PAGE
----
Already tense relations between Colombia and Venezuela reached new highs on Monday as Venezuelan President Nicolas Maduro accused the Colombian government of condoning a plot to assassinate him.
The remarks came during a televised state address from Vietnam, where Maduro is completing a state tour to that country as well as China. The Venezuelan president didn’t give any details or evidence in support of his accusation, but promised to proffer them later.
“From Bogota they are now attacking us; I have evidence which I will show how Bogota is making a campaign to kill me,” Maduro said.
The Venezuelan president added that spin doctor Juan Jose Rendon is participating in the plot from Miami. Rendon is a Venezuelan political strategist who consults for right-wing parties in Latin America. Maduro has previously named him Rendon “public enemy number one.”
Maduro and his political allies have previously claimed Colombian and US ties to an alleged plot to have him assassinated and asserted that this plot implicated former Colombian President Alvaro Uribe, an opponent of the administration of President Juan Manuel Santos.
None of these previous allegations were ever supported by evidence.
Maduro’s latest accusations bring a new level to the fiery rhetoric that has been exchanged between the two countries since Maduro closed the border and deported over 1,000 Colombians in an effort to combat illegal smuggling and Colombian “paramilitarism.”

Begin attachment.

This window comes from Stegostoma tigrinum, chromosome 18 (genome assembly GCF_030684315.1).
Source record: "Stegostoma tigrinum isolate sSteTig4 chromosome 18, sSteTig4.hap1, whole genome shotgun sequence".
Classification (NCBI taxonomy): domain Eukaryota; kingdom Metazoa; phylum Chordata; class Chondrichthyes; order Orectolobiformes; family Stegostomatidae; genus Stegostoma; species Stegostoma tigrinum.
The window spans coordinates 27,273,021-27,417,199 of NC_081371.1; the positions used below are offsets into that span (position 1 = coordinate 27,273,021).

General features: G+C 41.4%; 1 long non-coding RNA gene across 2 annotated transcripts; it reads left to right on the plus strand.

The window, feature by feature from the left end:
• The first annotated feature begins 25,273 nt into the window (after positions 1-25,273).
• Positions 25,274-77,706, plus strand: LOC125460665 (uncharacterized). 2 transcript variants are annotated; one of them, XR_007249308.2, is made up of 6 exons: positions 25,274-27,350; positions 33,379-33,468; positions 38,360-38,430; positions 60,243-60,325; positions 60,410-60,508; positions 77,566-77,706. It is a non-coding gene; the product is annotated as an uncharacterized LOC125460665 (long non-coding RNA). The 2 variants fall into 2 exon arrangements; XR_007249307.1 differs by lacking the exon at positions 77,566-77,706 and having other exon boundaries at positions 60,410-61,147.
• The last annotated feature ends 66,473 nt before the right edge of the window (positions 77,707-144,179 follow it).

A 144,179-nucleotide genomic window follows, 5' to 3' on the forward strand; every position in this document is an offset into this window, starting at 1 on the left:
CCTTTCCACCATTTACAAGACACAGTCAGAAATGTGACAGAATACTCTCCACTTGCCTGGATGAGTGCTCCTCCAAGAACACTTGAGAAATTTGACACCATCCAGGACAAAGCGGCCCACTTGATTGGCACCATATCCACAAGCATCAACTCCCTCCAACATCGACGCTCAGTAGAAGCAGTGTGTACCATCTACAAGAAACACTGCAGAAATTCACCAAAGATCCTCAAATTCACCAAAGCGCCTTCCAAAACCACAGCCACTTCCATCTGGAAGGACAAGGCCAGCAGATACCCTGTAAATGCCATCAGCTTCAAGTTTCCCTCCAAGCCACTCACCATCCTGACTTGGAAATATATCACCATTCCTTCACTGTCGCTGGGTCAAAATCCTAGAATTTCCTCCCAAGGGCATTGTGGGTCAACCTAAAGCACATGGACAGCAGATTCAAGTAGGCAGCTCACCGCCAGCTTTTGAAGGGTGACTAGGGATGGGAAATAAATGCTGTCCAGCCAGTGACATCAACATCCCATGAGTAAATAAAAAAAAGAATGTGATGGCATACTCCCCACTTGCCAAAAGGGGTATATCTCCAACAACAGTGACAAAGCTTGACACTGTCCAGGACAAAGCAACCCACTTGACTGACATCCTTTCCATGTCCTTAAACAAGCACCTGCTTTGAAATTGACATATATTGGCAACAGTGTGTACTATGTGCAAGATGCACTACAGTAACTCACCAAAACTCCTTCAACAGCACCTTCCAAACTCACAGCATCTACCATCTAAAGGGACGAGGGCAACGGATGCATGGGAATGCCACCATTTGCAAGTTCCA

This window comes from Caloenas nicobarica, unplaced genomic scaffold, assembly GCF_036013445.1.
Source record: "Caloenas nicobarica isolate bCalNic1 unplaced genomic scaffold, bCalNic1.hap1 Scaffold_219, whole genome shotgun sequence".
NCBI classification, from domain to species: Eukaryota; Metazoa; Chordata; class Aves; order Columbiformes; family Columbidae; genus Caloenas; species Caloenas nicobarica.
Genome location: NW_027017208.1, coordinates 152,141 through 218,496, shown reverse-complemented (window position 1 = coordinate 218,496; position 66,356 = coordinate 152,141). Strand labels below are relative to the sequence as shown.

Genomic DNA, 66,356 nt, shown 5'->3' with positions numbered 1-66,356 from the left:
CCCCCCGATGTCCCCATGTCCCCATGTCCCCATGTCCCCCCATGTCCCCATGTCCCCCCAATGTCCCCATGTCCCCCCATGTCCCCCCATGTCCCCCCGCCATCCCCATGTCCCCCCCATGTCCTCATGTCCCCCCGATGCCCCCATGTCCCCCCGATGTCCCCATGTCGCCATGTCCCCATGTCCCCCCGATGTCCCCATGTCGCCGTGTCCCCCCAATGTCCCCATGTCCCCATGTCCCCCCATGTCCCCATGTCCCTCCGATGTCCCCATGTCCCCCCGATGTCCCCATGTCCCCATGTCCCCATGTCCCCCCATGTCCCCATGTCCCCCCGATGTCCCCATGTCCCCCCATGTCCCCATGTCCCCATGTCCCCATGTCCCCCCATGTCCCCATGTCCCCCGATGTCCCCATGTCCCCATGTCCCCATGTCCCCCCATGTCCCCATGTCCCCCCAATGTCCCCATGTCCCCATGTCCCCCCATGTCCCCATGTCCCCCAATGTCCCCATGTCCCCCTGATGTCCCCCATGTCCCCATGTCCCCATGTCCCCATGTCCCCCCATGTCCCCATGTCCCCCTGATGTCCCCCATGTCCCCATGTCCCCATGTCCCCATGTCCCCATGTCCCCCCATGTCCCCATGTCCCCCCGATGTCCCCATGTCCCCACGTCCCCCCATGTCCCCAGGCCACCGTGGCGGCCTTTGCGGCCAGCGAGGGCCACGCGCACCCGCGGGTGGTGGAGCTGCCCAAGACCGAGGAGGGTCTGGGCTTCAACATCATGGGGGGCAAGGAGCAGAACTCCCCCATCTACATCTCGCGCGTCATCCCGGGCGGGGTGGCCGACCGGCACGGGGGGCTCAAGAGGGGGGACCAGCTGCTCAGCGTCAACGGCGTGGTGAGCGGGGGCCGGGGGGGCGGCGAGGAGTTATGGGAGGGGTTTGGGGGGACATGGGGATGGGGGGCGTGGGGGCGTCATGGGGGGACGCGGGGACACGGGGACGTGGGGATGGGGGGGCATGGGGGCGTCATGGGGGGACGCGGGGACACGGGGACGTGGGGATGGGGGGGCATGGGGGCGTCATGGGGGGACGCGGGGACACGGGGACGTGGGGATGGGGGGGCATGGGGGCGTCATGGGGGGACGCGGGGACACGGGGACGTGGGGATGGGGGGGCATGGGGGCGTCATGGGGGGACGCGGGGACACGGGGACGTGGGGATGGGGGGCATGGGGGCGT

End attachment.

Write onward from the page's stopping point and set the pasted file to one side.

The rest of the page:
More than 8,000 Colombians have since fled the neighboring country’s border region fearing persecution and abuse by state forces.
The organization of South American nations, UNASUR, will take up the conflict between Colombia and Venezuela on September 8, after Maduro’s Asian tour.
Colombia had also attempted to bring the issue to the Organization of American States on Monday, but failed to secure the requisite 18 votes to put it on the agenda.
Maduro commented that he “anxiously” awaits the meeting at UNASUR, saying “all the evidence that I have on the economic war against the Venezuelan currency and paramilitary smuggling and hoarding” will be presented.
Venezuela is going through an economic crisis that has led to scarcity of products and one of the highest inflation levels in Latin America.
The country’s political situation has long been tense and threatens to get worse as National Assembly elections are set for December.